After the Storm: 7 Lessons of Managing a Crisis

On a Saturday morning in January 2016, my entire world changed. As associate head at a pre-K–12 independent school of nearly 1,000 students, I learned that our head of school had died. Within 24 hours, the board appointed me interim head. The months that followed were full of investigations, press inquiries, parent meetings, faculty forums, and helping our students navigate the tumult.
I was fortunate to have had the support of an extraordinary administrative team. Equally important, the board secured the services of crisis-management firm The Jane Group, which works exclusively with independent schools. Yet despite decades of experience among the groups tasked to steward the school through the most difficult time in its history, there were myriad surprises along the way. I learned some of the most important lessons of my career from that crisis. Hardly a blueprint for managing a crisis, my reflections from an extraordinarily challenging time are intended to offer perspective. Here they are:
In times of crisis, heads of school should expand their administrative circle. The first instinct of many heads is to confide in only their closest confidants, or at least to dramatically shrink the team managing the crisis. Yet in such times, it is important to expand the circle of trusted advisers—beyond existing crisis teams or other response groups—who provide feedback to the head. Doing so leverages the insights of various team members in a time of significant uncertainty. Having a carefully selected group of senior administrators and other school leaders also demonstrates the all-hands-on-deck mentality that will be necessary for months. This approach also decreases the likelihood of miscommunication or lack of communication by ensuring that key leaders are in the room when decisions are made or issues discussed, in turn allowing them to update their reports (as well as teachers and parents, when appropriate) and thus reduce anxiety, frustration, and anger within the school community.
Leaders must embrace and show their opportunity to grow. During the months following our head’s death, the pressures that the entire institution—and, in particular, the senior leadership team—felt were enormous. Equally significant and often not explicitly articulated: The tragedy presented an unprecedented opportunity for the leadership team to grow, which was both emotionally and operationally critical to weathering the crisis. From experience with media relations to legal teams to crisis communications, the learning curve was steep—and incredibly rich. While none of us would have wished the situation on anyone, as head of school, I took every opportunity to articulate how much I was learning and how much I appreciated the opportunity to grow, even in the wake of a dear friend’s death. It was not unusual, for example, for me to share with the faculty what I was learning about writing crisis communiques or dealing with the media, all the while sharing the challenges and stresses of doing so.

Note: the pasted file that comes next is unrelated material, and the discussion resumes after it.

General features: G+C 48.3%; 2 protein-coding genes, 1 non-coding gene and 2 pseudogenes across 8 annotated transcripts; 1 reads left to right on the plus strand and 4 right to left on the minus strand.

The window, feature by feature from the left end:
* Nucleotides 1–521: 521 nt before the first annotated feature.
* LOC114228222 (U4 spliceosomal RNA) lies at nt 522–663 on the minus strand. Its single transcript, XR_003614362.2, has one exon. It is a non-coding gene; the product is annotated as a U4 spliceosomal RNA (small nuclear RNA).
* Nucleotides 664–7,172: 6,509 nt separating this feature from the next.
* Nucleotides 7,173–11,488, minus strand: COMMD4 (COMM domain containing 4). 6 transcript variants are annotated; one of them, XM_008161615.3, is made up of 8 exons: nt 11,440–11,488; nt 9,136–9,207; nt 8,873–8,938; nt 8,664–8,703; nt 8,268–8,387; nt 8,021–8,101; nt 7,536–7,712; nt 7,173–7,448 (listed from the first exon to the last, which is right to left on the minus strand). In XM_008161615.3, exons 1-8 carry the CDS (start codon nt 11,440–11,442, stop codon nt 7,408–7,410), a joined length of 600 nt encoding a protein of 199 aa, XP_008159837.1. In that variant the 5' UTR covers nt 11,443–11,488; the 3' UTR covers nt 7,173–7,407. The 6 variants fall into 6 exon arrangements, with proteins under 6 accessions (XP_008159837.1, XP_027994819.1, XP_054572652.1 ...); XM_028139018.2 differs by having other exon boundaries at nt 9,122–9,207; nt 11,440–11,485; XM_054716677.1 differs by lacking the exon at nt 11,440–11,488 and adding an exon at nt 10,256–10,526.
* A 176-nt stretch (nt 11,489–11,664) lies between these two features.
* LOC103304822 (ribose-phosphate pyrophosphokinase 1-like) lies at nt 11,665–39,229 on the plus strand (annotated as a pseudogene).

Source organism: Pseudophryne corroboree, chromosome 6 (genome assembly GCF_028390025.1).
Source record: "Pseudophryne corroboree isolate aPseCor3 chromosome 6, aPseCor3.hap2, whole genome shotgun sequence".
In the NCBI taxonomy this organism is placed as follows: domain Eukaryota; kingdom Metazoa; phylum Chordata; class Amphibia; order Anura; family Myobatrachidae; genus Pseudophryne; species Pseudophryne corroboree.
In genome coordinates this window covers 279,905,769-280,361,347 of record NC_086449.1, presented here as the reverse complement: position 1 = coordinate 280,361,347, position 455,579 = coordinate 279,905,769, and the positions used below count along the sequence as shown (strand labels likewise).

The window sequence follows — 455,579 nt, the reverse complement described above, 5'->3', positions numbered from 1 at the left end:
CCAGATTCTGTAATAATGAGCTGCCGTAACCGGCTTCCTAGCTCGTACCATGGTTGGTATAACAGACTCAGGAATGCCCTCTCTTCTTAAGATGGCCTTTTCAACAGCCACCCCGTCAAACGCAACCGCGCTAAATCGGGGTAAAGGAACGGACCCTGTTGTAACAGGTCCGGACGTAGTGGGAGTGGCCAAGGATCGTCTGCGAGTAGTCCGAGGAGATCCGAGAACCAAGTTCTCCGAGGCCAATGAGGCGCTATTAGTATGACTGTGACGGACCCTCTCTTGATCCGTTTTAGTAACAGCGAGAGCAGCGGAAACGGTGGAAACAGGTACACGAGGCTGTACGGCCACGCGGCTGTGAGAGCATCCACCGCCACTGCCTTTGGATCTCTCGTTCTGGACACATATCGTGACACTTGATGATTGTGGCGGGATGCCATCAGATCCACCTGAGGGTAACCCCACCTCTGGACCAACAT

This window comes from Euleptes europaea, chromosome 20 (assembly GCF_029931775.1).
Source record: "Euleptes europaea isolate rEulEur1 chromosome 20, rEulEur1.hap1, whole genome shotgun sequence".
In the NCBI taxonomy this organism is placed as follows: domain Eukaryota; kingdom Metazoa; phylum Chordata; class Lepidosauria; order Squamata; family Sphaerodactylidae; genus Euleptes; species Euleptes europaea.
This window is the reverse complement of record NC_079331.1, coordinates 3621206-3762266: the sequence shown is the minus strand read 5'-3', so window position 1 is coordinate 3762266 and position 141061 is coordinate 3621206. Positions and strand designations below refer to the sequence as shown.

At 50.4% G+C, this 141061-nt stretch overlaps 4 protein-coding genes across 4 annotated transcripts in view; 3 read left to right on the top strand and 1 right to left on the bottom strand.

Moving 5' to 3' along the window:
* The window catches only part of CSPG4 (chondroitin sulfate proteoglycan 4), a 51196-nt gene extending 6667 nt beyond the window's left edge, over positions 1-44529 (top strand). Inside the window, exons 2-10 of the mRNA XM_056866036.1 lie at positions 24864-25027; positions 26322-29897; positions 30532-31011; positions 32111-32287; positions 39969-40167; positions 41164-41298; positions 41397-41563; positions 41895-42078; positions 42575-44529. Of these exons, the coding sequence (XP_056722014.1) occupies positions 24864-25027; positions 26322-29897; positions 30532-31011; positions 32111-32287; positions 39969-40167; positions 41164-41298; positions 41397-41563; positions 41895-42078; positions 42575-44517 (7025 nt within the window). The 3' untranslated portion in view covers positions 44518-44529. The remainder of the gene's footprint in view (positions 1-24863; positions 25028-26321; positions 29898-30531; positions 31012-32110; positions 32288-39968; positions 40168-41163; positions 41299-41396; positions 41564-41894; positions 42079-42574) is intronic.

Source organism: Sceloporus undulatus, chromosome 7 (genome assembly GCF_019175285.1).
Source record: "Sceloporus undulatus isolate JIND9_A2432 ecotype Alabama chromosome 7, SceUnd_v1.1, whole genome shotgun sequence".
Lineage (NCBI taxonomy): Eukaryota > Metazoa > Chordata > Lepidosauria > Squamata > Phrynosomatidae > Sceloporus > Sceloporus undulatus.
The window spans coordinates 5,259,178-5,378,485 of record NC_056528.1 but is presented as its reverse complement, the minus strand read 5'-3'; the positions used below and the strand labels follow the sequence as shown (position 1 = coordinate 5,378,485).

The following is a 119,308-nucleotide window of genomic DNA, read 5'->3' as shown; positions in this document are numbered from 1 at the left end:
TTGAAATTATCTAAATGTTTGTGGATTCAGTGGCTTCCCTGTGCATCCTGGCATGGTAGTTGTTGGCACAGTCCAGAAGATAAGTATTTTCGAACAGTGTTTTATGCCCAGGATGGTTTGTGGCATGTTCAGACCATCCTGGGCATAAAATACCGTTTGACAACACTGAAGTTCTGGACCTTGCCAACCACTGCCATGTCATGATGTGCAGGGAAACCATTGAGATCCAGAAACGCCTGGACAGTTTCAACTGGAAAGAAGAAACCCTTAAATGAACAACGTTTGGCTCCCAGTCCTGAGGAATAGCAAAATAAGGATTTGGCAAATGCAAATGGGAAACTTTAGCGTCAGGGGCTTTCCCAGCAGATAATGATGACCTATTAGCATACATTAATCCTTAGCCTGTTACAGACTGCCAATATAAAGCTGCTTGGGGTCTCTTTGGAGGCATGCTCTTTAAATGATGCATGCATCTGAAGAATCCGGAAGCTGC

Schools should understand the power of social media and foster amicable relations with the media. In the age of social media, school email communications to parents can quickly get posted to Twitter, Reddit, and other platforms. By providing the email to the media, after it is released to the school community, schools can build trust and foster good relations with reporters. We learned this lesson several ways—first through experience and then through a measured approach to working with wire services ahead of time. Formal press releases are a practical way to communicate with the press, but for many reasons they are often not enough or even not possible. They can seem self-promoting or framed by others as “spin,” rather than an honest attempt to share information.